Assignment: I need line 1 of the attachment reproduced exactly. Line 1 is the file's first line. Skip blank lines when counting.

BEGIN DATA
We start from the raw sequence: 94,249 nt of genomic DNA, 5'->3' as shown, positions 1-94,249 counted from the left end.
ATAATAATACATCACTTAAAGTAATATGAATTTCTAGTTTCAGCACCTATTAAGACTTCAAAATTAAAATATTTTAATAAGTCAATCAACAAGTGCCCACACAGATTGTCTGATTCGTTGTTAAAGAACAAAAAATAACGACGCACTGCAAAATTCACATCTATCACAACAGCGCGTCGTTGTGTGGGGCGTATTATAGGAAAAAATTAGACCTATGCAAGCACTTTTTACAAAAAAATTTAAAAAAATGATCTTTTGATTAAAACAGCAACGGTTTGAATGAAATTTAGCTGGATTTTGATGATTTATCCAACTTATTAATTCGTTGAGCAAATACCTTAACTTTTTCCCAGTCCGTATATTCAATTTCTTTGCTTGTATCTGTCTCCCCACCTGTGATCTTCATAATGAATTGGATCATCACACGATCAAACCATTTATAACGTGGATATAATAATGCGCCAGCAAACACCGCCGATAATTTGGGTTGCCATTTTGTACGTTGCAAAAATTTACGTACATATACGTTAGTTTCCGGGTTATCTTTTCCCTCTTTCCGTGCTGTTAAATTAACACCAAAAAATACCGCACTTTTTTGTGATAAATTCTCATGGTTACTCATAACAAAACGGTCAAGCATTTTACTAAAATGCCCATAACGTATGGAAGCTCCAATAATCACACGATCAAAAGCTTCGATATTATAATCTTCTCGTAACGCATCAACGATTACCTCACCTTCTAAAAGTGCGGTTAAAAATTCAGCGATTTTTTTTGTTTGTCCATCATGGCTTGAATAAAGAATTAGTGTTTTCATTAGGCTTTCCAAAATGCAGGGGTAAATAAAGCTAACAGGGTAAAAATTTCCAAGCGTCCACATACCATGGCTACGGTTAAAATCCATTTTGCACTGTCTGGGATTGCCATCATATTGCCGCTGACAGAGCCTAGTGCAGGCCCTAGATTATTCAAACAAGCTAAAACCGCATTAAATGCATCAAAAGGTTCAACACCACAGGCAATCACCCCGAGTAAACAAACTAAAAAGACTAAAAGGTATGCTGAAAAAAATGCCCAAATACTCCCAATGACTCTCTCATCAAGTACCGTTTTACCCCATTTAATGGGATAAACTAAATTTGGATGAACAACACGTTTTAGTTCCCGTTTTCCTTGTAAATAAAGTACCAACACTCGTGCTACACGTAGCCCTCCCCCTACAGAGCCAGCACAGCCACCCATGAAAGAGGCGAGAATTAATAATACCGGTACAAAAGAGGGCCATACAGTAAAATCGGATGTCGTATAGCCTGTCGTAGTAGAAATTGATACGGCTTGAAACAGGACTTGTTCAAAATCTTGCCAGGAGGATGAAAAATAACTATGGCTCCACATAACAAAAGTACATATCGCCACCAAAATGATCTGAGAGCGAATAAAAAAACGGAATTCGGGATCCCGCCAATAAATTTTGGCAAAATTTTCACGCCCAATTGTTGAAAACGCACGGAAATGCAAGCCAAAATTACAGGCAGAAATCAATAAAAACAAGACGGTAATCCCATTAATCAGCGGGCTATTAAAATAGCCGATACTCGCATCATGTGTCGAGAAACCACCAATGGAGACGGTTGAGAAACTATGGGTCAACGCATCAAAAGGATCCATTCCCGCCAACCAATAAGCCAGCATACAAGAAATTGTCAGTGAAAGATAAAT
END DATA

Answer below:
We start from the raw sequence: 94,249 nt of genomic DNA, 5'->3' as shown, positions 1-94,249 counted from the left end.